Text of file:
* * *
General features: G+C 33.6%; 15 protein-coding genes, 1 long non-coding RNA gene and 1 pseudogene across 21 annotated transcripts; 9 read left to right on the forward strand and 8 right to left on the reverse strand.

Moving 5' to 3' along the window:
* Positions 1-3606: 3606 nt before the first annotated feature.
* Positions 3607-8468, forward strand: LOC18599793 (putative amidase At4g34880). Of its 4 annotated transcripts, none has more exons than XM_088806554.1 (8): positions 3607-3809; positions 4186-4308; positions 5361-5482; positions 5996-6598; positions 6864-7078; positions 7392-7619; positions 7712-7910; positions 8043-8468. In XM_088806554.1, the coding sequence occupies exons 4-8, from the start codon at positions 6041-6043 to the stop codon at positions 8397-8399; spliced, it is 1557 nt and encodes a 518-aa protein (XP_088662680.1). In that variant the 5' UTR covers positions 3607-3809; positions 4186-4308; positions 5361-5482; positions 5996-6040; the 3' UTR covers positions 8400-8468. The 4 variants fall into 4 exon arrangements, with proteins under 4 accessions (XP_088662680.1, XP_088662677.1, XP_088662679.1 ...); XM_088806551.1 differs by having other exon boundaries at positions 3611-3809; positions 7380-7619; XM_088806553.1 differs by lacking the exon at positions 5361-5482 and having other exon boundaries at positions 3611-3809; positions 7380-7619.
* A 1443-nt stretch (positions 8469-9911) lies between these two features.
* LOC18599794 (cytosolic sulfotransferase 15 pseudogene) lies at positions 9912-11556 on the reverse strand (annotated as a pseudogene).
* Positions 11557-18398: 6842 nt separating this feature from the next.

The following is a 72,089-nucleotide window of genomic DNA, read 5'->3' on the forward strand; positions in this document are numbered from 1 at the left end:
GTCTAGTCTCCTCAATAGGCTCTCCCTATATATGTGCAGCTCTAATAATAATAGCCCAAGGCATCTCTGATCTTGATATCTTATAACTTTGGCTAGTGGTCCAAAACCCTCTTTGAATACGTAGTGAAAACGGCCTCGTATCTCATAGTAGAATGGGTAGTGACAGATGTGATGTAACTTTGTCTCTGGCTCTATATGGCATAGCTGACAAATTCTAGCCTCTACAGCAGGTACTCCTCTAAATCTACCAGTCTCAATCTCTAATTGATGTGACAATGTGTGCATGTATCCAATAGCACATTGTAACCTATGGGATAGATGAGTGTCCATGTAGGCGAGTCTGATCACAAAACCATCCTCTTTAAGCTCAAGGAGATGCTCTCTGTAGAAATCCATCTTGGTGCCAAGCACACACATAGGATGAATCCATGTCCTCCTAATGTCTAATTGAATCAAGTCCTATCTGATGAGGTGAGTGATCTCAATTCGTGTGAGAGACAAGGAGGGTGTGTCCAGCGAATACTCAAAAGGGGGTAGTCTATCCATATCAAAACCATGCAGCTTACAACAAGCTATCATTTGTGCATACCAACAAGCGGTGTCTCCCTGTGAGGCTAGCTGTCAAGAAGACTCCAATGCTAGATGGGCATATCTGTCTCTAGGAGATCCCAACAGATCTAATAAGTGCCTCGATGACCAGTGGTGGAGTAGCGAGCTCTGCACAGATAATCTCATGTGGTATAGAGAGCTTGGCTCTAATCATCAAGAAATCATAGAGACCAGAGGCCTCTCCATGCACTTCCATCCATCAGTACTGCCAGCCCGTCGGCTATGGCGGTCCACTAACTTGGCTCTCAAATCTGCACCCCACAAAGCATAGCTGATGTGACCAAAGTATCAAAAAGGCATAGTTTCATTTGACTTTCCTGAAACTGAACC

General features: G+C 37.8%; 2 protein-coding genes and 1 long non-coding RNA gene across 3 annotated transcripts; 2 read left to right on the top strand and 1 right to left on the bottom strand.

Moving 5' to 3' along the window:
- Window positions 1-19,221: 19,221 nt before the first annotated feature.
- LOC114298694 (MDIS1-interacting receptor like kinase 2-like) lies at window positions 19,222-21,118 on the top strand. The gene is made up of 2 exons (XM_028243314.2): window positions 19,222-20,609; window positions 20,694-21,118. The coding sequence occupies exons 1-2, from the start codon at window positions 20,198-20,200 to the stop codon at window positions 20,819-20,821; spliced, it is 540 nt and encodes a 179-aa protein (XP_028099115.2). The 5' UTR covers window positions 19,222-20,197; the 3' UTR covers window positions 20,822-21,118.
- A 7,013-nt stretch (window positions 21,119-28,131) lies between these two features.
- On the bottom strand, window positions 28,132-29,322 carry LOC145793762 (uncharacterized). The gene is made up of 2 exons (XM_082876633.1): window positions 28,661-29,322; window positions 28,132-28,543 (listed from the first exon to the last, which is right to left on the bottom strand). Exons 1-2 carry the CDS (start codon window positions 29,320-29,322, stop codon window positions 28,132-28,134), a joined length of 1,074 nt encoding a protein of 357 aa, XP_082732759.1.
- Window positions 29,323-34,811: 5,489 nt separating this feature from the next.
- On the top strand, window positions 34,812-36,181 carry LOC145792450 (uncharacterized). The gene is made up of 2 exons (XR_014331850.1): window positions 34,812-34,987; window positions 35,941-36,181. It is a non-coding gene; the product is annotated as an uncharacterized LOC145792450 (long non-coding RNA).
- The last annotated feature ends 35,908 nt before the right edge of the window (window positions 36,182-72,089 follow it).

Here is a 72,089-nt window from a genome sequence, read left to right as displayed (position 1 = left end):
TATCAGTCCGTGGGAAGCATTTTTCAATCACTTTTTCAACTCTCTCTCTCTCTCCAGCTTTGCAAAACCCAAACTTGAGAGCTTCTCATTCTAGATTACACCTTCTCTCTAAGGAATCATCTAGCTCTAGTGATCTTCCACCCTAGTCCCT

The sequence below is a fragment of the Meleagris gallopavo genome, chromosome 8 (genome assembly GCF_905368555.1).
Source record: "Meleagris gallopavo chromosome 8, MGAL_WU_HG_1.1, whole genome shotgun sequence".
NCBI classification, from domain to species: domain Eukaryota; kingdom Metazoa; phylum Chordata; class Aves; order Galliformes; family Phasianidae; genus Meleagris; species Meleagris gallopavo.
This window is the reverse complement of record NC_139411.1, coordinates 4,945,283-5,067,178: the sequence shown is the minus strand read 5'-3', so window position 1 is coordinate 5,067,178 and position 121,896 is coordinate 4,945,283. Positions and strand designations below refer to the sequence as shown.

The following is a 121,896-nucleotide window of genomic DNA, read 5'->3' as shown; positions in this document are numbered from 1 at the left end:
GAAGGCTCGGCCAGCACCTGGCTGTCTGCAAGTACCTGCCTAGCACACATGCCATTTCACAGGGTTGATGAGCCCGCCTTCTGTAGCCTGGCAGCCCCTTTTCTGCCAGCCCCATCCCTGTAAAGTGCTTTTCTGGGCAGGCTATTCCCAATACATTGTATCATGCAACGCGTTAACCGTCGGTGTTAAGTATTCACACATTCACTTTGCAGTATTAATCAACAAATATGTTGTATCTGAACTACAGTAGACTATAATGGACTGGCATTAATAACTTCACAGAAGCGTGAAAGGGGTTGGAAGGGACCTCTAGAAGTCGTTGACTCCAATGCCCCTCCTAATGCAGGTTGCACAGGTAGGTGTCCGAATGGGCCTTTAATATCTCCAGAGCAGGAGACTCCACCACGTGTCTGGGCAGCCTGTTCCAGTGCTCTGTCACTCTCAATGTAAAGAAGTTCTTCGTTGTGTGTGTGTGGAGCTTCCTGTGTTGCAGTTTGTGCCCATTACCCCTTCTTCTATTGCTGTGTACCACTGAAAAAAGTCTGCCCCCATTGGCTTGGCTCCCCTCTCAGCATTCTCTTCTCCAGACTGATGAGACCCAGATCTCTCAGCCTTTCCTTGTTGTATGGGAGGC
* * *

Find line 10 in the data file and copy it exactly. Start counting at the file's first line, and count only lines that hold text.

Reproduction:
General features: G+C 37.8%; 2 protein-coding genes and 1 long non-coding RNA gene across 3 annotated transcripts; 2 read left to right on the top strand and 1 right to left on the bottom strand.